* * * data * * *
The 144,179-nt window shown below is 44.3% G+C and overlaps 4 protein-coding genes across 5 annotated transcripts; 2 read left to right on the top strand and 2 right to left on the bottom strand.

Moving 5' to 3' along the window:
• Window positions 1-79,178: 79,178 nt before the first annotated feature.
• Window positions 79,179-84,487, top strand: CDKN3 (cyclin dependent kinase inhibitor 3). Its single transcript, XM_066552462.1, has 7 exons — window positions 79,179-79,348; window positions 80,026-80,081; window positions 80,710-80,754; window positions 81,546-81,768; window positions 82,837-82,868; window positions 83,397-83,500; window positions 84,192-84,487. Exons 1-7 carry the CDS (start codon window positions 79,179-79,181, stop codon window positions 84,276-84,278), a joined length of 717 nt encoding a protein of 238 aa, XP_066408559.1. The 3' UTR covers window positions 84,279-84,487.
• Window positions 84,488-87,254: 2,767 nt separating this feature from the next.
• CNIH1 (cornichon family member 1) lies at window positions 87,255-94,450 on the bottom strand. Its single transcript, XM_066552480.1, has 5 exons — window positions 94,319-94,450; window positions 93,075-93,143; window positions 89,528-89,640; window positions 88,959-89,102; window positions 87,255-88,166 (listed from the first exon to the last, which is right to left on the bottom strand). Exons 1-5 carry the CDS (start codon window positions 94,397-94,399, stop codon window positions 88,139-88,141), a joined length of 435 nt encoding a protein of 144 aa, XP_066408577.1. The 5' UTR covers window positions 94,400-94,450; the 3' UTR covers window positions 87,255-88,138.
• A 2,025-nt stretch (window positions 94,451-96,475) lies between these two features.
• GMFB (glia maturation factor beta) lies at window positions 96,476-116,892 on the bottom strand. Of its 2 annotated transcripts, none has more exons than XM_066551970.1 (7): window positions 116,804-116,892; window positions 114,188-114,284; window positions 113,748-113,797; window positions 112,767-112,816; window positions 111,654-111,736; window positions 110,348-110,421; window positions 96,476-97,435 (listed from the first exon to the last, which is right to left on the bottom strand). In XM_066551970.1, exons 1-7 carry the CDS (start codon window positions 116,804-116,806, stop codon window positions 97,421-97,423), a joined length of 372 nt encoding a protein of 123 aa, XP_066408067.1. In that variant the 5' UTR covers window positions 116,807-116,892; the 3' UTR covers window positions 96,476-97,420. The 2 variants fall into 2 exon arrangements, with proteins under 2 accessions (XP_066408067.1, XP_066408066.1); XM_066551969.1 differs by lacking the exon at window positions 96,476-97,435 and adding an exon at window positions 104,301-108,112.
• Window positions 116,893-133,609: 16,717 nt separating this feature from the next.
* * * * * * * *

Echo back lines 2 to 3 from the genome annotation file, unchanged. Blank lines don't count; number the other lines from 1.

Moving 5' to 3' along the window:
• Window positions 1-79,178: 79,178 nt before the first annotated feature.